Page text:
Offered papers will be welcome in any area related to infections caused by prokaryotes of human, veterinary or botanical significance including epidemiology, diagnosis, identification, typing, pathogenesis, treatment, antimicrobial agents and resistance, prevention, virulence factors, host responses and immunity, transmission, and models of infection at the cell, tissue or whole organism level. Papers on interactions between non-pathogenic prokaryotes or indigenous microbiota and the host will also be welcome.

Organisers

Petra Oyston, Gill Douce (University of Glasgow, UK), Jennifer Mitchell (University College Dublin, Ireland)

Virus workshop: Antivirals and vaccines

The availability of antiviral small molecules and vaccines has historically lagged behind those targeting bacteria. Accordingly, the public health issues represented by both common and emerging virus infections are considerable, with effective treatments lacking in many cases. Research aimed at translating laboratory findings into either novel or improved anti-viral strategies is therefore a priority. This workshop will highlight ongoing research into burgeoning therapies for important human and animal viral pathogens, encompassing all stages of therapeutic development ranging from the test tube to in vivo studies.

Organisers

Stephen Griffin (University of Leeds, UK), Wendy Barclay (Imperial College London, UK)

Virus workshop: Clinical virology

This workshop will involve a range of clinical virology cases or short papers which relate to studies relevant to clinical virology network. Different aspects of clinical virology that will be covered include differential diagnosis of encephalitis, management of hepatitis, diversity of rotavirus sequences, and diagnosis of respiratory infections.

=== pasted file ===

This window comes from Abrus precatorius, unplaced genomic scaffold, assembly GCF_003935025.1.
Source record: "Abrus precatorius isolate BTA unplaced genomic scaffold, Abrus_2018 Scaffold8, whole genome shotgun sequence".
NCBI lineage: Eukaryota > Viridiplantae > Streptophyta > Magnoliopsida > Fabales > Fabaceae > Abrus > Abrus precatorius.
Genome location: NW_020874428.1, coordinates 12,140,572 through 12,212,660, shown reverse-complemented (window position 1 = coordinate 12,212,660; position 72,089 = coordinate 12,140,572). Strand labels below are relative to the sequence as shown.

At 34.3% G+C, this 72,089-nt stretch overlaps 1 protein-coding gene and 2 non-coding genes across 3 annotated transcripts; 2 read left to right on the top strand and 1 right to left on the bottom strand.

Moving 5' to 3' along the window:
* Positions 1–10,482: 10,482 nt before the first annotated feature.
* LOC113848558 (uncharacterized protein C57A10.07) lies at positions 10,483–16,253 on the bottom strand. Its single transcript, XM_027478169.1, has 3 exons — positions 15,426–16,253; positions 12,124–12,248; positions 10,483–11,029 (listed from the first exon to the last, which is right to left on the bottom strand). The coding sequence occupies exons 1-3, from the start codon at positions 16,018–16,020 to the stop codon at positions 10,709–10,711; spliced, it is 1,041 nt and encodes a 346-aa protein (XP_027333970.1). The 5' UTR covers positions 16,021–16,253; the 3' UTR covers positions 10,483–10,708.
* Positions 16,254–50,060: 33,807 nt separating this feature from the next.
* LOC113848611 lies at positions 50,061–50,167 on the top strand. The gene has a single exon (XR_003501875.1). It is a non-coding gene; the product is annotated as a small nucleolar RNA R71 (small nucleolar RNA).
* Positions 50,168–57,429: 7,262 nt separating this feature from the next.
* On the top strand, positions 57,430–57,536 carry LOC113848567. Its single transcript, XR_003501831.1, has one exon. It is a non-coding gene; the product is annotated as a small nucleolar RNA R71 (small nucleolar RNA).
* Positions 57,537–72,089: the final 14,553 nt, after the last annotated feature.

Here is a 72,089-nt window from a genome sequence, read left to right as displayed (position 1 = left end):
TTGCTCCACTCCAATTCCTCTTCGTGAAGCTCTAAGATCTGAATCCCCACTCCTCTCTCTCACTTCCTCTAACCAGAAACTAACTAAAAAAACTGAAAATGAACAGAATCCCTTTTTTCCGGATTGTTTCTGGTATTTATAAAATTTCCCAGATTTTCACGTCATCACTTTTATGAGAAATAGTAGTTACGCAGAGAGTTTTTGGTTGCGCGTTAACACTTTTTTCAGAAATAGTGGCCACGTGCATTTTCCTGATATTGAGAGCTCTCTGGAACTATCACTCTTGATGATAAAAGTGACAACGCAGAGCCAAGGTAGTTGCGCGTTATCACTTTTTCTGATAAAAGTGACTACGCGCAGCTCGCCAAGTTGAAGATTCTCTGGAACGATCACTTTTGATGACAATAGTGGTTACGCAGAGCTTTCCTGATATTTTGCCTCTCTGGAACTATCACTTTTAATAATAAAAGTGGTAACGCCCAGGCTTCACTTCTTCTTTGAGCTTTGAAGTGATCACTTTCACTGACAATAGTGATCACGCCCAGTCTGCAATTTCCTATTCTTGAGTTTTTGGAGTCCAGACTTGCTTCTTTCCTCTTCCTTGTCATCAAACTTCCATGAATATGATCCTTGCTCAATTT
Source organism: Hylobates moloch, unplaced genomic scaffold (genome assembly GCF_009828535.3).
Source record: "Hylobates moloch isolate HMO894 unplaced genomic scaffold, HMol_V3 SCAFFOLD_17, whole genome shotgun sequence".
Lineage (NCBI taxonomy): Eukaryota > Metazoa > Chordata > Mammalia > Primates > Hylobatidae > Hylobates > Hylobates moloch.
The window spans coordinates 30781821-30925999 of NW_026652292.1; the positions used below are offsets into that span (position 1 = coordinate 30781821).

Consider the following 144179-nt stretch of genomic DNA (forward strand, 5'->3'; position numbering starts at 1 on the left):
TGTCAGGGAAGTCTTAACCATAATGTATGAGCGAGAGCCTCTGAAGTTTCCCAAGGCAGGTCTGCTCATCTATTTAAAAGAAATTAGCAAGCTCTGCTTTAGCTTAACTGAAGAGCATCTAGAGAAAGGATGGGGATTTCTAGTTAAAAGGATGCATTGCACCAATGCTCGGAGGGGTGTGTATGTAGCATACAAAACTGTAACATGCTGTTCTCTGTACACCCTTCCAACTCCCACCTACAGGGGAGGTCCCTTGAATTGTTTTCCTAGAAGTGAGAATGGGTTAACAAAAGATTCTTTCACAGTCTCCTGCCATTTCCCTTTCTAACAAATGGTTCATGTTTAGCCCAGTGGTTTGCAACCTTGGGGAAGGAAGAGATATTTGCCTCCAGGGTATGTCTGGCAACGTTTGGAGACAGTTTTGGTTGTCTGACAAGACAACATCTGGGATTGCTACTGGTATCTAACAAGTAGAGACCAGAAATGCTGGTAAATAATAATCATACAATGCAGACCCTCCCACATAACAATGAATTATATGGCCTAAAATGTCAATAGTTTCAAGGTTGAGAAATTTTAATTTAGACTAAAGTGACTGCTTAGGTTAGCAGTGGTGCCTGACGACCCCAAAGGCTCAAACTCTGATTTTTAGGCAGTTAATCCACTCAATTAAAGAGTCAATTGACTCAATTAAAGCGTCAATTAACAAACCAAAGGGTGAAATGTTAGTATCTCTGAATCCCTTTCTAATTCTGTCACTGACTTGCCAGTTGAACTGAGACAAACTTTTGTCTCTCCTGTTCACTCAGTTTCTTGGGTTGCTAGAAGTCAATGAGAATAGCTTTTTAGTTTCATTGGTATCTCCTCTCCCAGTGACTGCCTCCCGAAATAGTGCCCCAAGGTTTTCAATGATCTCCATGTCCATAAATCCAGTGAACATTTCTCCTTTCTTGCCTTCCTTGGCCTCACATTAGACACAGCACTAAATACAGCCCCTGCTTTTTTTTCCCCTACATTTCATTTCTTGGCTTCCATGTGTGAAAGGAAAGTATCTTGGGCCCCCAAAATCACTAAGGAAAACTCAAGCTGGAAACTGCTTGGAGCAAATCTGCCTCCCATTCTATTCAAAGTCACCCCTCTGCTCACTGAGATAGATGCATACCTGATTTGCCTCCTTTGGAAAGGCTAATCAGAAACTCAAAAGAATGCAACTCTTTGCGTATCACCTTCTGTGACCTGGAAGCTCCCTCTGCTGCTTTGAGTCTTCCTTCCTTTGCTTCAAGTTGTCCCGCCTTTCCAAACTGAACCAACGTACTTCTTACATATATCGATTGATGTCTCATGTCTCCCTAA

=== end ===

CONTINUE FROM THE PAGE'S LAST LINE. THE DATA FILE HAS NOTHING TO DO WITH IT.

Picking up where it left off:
Organisers

Mirren Iturriza-Gomara (University of Liverpool, UK), Kevin Brown (Public Health England, UK)

Virus workshop: Evolution and virus populations

Virus evolution can affect important characteristics such as replication host range, tropism, and pathogenesis. On the other hand, there are constraints imposed by nucleotide sequences and proteins they encode. This workshop will address questions related to the topics above.

Organisers

Alain Kohl (University of Glasgow, UK), Erica Bickerton (The Pirbright Institute, UK)

Virus workshop: Gene expression and replication

This workshop will focus on the regulation of viral and host gene expression at the transcriptional and post-transcriptional level by virally-encoded factors and address how viruses control the replication of their genomes.